Danish energy analyst: Baltic independence from Russian gas did not happen overnight

The Baltic countries’ import ban on Russian gas is possible, among other things, thanks to the Lithuanian LNG terminal Klaipėda LNG FSRU. The picture shows the LNG carrier, FSRU Independence, which is designed to be a gas plant. Illustration: AB Klaipėdos Nafta

When the three Baltic countries—Latvia, Lithuania, and Estonia—stopped importing Russian gas on 1 April, according to Hans Henrik Lindboe, civil engineer and energy analyst at Ea Energy Analysis, it was a consequence of many years of energy planning to move away from Russian gas.

He himself has lived in the Latvian capital Riga, and much of his work in energy planning in the early 1990s was precisely about eliminating the Baltic dependence on Russian gas.

“In the early 1990s, after the fall of the Wall, insecurity related to the large neighbour to the east permeated the way of thinking about energy in the three Baltic countries. Ever since, they have taken the threat that Russia can use energy as a tool of political power very seriously,” Hans Henrik Lindboe explains.

Plenty of gas for their needs

According to the civil engineer, it can be said that the historical connection to Russia has been more decisive for the Baltic countries’ decoupling from Russian gas than is the case for large gas-consuming countries such as Spain, Italy, and Germany.

But even though their energy systems are built on the basic idea of a security of supply that does not rely on only one source, gas remained a central part of especially Latvian and Lithuanian energy supply after the fall of the Wall.

“When Estonia, Latvia, and Lithuania were to join the EU, one of the demands of the Union was that Lithuania shut down the Ignalina nuclear power plant because it was exactly the same type of power plant as the one in Chernobyl. It was finally closed 12–13 years ago,” Hans Henrik Lindboe explains.

Accompanying the requirement was that the EU would co-finance a new, fossil power plant that could burn both coal and gas. In addition, one of Europe’s largest gas storage facilities, with a capacity of 3.2 billion cubic meters of gas, is located in Latvia, and therefore gas still remained a central part of the energy system in both Lithuania and Latvia.

According to Hans Henrik Lindboe, Lithuania has a gas consumption reminiscent of the Danish one (which according to the Danish Energy Agency was 2.8 billion cubic meters in 2021).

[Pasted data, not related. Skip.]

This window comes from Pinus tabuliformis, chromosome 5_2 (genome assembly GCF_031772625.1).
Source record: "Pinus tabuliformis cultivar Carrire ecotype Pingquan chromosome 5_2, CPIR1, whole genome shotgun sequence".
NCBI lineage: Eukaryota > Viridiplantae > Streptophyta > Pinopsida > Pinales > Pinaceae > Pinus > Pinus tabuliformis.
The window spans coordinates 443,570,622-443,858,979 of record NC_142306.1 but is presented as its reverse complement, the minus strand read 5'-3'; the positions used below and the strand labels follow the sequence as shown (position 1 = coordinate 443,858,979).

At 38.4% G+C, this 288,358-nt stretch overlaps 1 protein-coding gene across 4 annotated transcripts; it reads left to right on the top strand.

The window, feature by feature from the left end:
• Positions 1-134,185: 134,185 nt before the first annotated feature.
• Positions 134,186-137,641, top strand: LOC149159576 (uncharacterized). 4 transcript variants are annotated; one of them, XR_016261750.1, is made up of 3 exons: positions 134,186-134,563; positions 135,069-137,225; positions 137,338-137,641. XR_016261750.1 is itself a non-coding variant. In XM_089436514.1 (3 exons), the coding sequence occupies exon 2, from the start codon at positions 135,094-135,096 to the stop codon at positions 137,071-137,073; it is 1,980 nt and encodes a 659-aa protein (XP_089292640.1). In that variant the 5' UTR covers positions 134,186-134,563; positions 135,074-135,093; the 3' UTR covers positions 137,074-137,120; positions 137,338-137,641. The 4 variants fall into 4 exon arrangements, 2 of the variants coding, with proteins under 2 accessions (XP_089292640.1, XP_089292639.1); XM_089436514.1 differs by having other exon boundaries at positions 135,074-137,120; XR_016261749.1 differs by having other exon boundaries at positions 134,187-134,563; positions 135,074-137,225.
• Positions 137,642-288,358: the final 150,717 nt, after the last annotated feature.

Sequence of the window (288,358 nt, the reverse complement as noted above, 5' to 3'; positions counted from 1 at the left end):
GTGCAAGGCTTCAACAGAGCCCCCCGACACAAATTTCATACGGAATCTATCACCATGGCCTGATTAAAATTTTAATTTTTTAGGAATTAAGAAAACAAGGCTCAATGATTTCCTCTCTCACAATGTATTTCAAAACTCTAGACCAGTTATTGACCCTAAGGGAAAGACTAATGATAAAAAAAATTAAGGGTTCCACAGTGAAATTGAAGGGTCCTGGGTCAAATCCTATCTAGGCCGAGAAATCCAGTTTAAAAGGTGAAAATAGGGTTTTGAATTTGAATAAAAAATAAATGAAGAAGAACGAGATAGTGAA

“Latvia’s gas consumption is even lower, about half that of Lithuania’s, and in Estonia almost no significant amounts of gas are used from an overall European perspective,” he says.

LNG terminals and renewable energy

According to Hans Henrik Lindboe, the total gas consumption of the Baltic countries does not account for more than 1 percent of the EU’s total gas consumption, and that 1 percent is largely covered by imports of liquefied gas, which is drawn ashore using fully functional LNG terminals.

“All EU countries that have a coast have built LNG terminals, except for Germany and the Nordic countries. In the case of the Baltic countries, of course, this was also done to secure the supply of non-Russian gas. In addition, there is also a connection that will be ready for import/export of gas between Lithuania and Poland next year,” Hans Henrik Lindboe says.

Lithuania, which consumes the most gas out of the three countries, imports about half of its gas from Norway via an LNG terminal in Klaipėda port.

“Norway wouldn’t have to increase its supply all that much to cover Lithuania’s gas consumption. It would be a fraction of the LNG that is available on the global market,” Hans Henrik Lindboe says.

In addition, the share of renewable energy on the Baltic energy markets is on par with the Danish one. According to Hans Henrik Lindboe, about half of Lithuania’s electricity consumption is covered by wind energy.

The Baltic energy systems are a case in point

In short, decoupling from Russian gas is possible because:

*The Baltic countries were prepared for precisely the kind of situation that has arisen after the Russian invasion of Ukraine.

*Gas consumption is relatively low and does not make up a large part of the LNG market’s supply.

*They have fully functional LNG terminals and large proportions of energy consumption are covered by renewable energy.

“It’s nice of the Lithuanian president to say that because they have become independent of Russian gas, we can do the same in the rest of Europe. But it’s not that simple,” Hans Henrik Lindboe says.

“We can also become independent of Russian gas in Denmark when the Tyra Field becomes operational next year, but it’s a different matter for Germany, Italy, and the other major gas consumers. And for the EU as a whole.”